In this context, performance represents the number of messages that can be sent in any given second using the WhatsApp Business API client.
The maximum achievable performance depends on a variety of factors, the most important factor being whether a message is being sent to a new user or an existing user. Since WhatsApp is end-to-end encrypted, it takes a little longer to set up encryption sessions when messaging a new user.
Under ideal circumstances (i.e., with the suggested setup below), we observed a sustained performance of 250 messages/second when messaging 100% new users. On the other hand, when messaging 100% existing users, we sustained a performance of 500 messages/second with some database tuning.
For setting up a WhatsApp Business API client, it is strongly recommended using the AWS cloud formation templates provided by WhatsApp. This is for two reasons:
* Not all parameters from the template are covered here
The above parameters table covers the critical parameters. But, if you require additional monitoring or insights, modify the RDS instance to apply the following optional changes:
The size of the callback queue is 100,000. If the callback/Webhooks server latency is high, these callbacks are queued in the callback queue. When the callback queue is full, the Coreapp considers it a system under heavy load and prevents you from “sending” messages. However, the Coreapp continues to accept callbacks, such as sent/delivery alerts and incoming messages, from the server, appending them to the callback queue. The Coreapp throughput to send messages becomes zero until the queue is emptied, up to a certain point. This is why it's important to configure the callback server with low latency.
To mitigate this, please set up your Webhooks in following way:
200 OKto the Coreapp before executing any business logic. If
200 OKis sent after the business logic is executed, it can increase the latency of the Webhook server.
We always recommend having Webhooks configured even if your business use case is to only send notification messages because it's important to listen to customers. The Webhoook also receives error message notifications.
When a Webhook is configured, make sure that it's configured correctly as per the above recommendations; otherwise, it can break the system when it's under heavy load. Thus, even given the importance of having Webhooks configured, it’s better to have no Webhooks when not needed for higher performance, than having incorrectly configured Webhooks.
Once the Webhook is configured, the Coreapp dispatches the inbound notifications. One of those notifications is
sent_status, which is sent when a message sent by your business is received by the server. If your business chooses to ignore this notification, you can set this parameter to
false by updating the Application Settings. By default,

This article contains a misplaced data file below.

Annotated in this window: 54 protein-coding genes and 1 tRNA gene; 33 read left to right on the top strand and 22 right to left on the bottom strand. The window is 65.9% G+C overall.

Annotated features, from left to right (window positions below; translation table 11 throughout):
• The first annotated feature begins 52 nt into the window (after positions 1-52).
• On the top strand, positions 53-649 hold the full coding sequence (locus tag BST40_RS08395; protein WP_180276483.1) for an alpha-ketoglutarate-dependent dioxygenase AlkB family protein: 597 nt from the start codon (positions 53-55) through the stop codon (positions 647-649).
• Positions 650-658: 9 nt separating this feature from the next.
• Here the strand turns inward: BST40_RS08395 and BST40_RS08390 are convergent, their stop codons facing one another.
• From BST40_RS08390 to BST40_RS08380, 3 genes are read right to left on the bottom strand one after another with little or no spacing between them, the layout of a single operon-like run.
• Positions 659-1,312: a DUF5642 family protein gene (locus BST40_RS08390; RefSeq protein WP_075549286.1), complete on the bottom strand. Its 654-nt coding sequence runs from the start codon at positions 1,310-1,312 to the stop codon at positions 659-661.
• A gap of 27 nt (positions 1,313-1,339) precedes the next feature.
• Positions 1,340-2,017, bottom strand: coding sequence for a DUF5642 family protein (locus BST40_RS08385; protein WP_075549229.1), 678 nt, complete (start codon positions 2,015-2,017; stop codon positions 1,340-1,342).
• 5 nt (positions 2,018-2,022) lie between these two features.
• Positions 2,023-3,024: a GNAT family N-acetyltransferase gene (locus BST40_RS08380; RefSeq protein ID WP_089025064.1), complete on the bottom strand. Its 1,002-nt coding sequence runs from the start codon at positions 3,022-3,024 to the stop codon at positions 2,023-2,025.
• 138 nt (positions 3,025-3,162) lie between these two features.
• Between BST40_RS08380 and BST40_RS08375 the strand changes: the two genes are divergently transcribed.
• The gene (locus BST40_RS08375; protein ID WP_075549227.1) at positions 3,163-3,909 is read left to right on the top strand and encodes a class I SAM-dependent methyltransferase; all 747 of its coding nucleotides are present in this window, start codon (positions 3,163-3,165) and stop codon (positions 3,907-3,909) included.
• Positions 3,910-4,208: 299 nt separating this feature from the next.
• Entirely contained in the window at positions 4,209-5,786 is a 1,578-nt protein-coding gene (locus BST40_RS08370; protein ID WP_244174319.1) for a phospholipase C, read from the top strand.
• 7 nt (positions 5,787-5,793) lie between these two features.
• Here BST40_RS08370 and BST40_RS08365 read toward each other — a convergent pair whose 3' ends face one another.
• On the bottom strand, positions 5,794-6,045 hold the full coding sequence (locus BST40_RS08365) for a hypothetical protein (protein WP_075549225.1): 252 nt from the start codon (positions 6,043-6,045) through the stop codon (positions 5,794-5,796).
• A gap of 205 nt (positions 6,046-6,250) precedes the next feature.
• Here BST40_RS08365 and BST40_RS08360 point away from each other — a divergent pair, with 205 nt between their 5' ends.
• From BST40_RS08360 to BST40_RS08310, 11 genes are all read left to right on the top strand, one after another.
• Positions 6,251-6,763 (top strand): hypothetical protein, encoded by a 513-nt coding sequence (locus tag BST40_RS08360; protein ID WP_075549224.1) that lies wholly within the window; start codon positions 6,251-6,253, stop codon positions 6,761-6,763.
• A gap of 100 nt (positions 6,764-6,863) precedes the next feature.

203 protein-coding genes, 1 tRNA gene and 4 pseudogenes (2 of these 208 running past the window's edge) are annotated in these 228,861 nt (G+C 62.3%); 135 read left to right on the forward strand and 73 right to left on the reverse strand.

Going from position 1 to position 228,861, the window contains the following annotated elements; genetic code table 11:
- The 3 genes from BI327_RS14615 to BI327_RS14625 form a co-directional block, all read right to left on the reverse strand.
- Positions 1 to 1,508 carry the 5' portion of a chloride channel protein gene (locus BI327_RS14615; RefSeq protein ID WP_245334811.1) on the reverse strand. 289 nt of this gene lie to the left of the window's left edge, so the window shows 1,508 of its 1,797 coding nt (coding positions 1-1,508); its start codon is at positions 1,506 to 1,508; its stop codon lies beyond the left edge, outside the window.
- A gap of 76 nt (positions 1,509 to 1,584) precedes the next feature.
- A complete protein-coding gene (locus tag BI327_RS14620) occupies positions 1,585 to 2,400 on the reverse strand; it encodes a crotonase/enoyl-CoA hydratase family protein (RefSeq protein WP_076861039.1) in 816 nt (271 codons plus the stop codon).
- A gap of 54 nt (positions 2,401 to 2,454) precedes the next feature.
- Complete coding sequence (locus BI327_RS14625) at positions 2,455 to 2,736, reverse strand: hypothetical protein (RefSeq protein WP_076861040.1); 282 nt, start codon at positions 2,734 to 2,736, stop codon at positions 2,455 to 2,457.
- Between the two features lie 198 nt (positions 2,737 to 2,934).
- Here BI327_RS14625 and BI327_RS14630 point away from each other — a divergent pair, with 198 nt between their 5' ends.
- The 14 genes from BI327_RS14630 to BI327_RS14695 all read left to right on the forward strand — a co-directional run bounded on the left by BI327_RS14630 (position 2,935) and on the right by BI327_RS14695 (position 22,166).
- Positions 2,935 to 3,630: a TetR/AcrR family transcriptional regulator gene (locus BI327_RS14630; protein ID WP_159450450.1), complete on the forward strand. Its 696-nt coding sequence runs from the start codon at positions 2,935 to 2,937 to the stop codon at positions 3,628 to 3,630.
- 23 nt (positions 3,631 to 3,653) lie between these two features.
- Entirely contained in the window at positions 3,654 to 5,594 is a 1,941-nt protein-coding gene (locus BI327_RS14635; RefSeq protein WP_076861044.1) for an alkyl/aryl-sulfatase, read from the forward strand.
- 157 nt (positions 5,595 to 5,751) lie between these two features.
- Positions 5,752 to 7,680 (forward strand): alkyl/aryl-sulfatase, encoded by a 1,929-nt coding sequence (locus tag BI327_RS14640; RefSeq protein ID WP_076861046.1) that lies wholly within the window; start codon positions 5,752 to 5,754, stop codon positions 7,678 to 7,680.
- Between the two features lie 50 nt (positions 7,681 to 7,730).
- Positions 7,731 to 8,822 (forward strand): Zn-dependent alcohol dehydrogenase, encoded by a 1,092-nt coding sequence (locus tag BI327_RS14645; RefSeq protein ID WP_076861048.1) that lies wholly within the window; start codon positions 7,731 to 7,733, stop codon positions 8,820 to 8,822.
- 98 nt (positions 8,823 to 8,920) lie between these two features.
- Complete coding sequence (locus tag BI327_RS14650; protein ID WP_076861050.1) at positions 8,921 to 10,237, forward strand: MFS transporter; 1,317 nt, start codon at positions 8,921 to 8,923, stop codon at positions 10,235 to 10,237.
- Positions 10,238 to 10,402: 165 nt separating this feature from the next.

sent_status is set to
sent_status does not directly impact the performance of the WhatsApp Business API client, but you may consider disabling it for following reasons:
Our recommendation is to enable the
sent_status parameter with correctly configured Webhooks and persist these alerts for report generation.
The Coreapp dispatches user messages to the Webhook. Once the messages are received, you can choose to mark messages as read (i.e., blue tick marks in the consumer version of WhatsApp). If the Webhooks are configured correctly and message volumes are within the limits, this can create a good user experience. However, if volumes are almost hitting thresholds on the Coreapp, you may not want to implement this.
If you decide to use this option, you must disable the
When a message with media is received, the WhatsApp Business API client will download the media. Once the media is downloaded, you will receive a notification through your Webhook. You can enable downloading media automatically by setting the
auto_download parameter by media type. If your business is not considering processing incoming media from users, don’t enable the
It's important to configure a monitoring setup for the Coreapp as it helps measure the performance of the Coreapp and its interactions with other system components. While you can build your own monitoring setup by making metrics and stats API calls, we strongly recommend setting up the instance monitoring provided by WhatsApp.
Media messages reduce the performance by a significant factor. Please avoid sending media message during times of demanding performance needs.
You may consider media messages if you have the option to send the same media file for many or all users (e.g., your company logo). There are a couple of ways to send media — either by media ID or by media URL. In this case, please consider sending media only by media ID because the media can be uploaded once to the Coreapp and reused many times. If you choose to send media by URL, this has to be downloaded each time.
Please note that although the upload only happens once, there are additional costly computations that need to be done in the Coreapp to send media messages, so use this option only if necessary. It is also recommended you create a flag to turn this feature off when performance bottlenecks are hit with live traffic.
It's strongly recommended you roll out your launch in a graduated manner. Always start with launching to a fraction of your users; learn the behaviors of traffic, then do a wider launch. Similarly, if you are launching globally, consider initially launching to a region with lower traffic, then gradually adding other regions.
If throughput needs are much higher than a single phone number can handle, you can consider using multiple phone numbers.
www.wa.me/$phoneURL, please add one more level of redirection via your http server. The (http) server's responsibility is to determine which phone numbers can be used to serve the incoming request and determine the correct phone number using your “split-traffic” strategy.